KALAMATA, Greece (Reuters)
At least 79 migrants drowned early on Wednesday (June 14) and hundreds more were feared dead or missing after their overloaded boat capsized and sank in open seas off Greece, in one of Europe’s deadliest shipping disasters.
As a painstaking search for survivors continued, a European rescue support charity said it believed around 750 people were on board the 20- to 30-metre-long vessel, while the United Nations’ migration agency cited an estimate of up to 400.
Greek authorities said it was too soon to speculate on the total number.
Greece is one of the main routes into the European Union for refugees and migrants from the Middle East, Asia and Africa. Most cross over to Greek islands from nearby Turkey.
But since the previous conservative government of Kyriakos Mitsotakis introduced tougher surveillance at the country’s migrant camps, increasing numbers have chosen to make a longer, more dangerous journey from Turkey to Italy via Greece.
Greek state broadcaster ERT said the boat that sank was en route for Italy, having set sail from the Libyan town of Tobruk, which lies south of the island of Crete. Greek authorities did not confirm the vessel’s departure port.
Alarm Phone, which operates a trans-European network supporting rescue operations, said it received alerts from people on board a ship in distress off Greece late on Tuesday, but subsequently lost contact.
“According to the people, there were 750 people on board… We now hear reports of a shipwreck and fear they are true,” it said on Twitter.
Greek authorities said it remained unclear how many the vessel was carrying when it went under, and that 104 people had been rescued by midday.
“It is not safe to give a number. We do not know how many people were in the hold,” Greek coast guard spokesperson Nikos Alexiou told Greece’s MEGA TV. “…There were too many people on the outer deck. It was full.”
Late on Tuesday, a few hours before the boat capsized, the boat’s occupants refused an offer of help, insisting on continuing their journey, the coast guard said.
The shipwreck is the deadliest off Greece this year, and among the worst in Europe. In February, 96 people died when their wooden boat smashed into rocks on Italy’s Calabrian coast during a storm.
The Greek migration ministry blamed international smuggling networks for putting migrants’ lives at risk, while Filippo Grandi, the U.N. High Commissioner for Refugees, called on governments to work together on creating safe pathways for people fleeing poverty and war.
The Greek coast guard said the ill-fated boat was first spotted late on Tuesday by EU border agency Frontex in international waters around 80 kilometres southwest of the southern Greek coastal town of Pylos.
Italian authorities then alerted Greece to the vessel’s presence, and the Greek coast guard approached it and offered help. But migrants packed on its outer deck “refused assistance and stated their desire to continue their voyage”, according to the coast guard.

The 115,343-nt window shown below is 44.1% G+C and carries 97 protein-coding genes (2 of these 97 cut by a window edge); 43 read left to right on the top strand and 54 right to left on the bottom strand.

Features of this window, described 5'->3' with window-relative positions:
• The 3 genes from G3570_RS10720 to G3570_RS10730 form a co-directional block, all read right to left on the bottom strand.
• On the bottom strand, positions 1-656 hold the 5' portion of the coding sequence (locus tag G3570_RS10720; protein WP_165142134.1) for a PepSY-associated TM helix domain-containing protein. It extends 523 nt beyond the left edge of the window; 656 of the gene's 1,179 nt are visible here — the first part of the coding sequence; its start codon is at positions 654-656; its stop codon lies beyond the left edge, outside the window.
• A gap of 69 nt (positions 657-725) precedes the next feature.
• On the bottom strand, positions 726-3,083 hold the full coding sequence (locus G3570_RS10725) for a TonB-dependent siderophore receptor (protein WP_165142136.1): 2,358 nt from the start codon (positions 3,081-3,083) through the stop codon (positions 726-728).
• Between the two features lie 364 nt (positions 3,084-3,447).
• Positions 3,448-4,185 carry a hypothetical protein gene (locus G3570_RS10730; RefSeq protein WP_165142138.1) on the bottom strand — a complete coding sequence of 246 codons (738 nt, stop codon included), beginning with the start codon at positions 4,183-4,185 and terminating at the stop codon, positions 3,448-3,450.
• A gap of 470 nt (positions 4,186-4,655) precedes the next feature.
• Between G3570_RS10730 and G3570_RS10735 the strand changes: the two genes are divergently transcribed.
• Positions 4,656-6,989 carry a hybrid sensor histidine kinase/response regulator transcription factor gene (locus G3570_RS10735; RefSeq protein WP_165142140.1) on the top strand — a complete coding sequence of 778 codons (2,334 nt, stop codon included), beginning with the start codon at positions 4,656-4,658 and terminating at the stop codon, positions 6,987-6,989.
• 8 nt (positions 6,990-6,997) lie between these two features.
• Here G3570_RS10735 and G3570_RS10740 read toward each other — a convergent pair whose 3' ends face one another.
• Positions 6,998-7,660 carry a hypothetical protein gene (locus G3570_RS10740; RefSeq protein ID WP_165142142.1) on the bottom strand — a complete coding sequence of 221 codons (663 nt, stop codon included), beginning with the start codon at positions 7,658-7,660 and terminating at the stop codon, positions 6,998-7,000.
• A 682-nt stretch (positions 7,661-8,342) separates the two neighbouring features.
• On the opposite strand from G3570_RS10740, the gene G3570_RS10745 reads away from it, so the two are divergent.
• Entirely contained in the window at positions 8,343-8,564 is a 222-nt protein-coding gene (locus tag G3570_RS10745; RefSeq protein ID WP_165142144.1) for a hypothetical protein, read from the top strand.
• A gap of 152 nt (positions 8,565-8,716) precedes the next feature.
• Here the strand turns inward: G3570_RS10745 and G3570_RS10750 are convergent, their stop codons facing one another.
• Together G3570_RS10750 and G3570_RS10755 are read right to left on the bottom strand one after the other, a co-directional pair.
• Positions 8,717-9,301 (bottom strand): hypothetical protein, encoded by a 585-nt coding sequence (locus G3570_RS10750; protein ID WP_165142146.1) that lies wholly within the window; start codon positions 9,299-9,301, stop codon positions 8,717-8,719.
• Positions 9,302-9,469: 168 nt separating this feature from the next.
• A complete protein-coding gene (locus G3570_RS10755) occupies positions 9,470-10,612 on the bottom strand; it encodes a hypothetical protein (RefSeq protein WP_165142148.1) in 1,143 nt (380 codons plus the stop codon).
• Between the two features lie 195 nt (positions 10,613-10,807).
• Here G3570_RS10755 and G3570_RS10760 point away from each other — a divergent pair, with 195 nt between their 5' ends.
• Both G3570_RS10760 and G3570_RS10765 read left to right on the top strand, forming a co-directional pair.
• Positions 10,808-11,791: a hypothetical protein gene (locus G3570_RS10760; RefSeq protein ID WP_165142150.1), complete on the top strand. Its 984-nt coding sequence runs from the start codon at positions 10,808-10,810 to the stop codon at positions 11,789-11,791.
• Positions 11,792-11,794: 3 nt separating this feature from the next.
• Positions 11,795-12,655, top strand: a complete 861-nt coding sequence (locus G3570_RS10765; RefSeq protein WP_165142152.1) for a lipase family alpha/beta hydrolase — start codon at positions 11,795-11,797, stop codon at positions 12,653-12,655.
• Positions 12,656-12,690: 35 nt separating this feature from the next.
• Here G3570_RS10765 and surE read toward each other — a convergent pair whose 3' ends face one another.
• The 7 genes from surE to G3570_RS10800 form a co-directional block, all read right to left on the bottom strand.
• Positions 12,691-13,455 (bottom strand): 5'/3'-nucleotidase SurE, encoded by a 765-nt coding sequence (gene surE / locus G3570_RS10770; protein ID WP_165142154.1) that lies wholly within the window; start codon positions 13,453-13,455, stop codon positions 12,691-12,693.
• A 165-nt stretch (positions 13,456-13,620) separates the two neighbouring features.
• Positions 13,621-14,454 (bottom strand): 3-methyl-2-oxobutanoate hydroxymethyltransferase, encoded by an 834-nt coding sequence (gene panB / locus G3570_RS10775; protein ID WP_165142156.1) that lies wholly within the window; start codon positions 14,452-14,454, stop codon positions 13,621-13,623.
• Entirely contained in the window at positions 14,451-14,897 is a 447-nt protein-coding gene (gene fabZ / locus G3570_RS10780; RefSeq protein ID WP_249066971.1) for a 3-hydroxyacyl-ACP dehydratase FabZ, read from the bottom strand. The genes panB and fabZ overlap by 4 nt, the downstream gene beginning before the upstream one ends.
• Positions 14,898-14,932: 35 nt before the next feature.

A few hours later, the vessel began veering from side to side before capsizing around 2 a.m. on Wednesday and then sinking, a government official said.
ERT TV said most of those on board were young men in their 20s. A shipping ministry official who spoke on condition of anonymity said most were from Egypt, Syria and Pakistan.
Survivors were taken to the southwestern Greek coastal town of Kalamata and were expected to be moved to a camp outside Athens, the migration ministry said.
Covered in blankets, exhausted survivors rested on mattresses at a warehouse shelter set up in Kalamata port.
Libya, which has had little stability or security since a NATO-backed uprising in 2011, is a major launching point for people seeking to reach Europe by sea. People-smuggling networks are mainly run by military factions that control coastal areas.
In recent days, security forces in Libya have cracked down on migrants with detentions and deportations. It was not clear whether the ship that sank on Wednesday departed Libya before or after the crackdowns.
Greece was at the front line of Europe’s migration crisis of 2015-16, when nearly 1 million people arrived on its islands from Turkey before heading north to wealthier European states.
Numbers have fallen dramatically since a 2016 EU-Turkey deal to stem the flows. Mitsotakis’ government has said its tougher stance had helped keep arrivals low.
Greece is currently led by a caretaker administration ahead of a national election on June 25 that the conservatives are expected to win.
About 72,000 refugees and migrants have arrived so far this year in Europe’s front-line Mediterranean countries, according to United Nations data, with the majority landing in Italy and around 6,500 in Greece.
Nearly 1,000 people are estimated to have died or gone missing in the Mediterranean this year, according to the United Nations.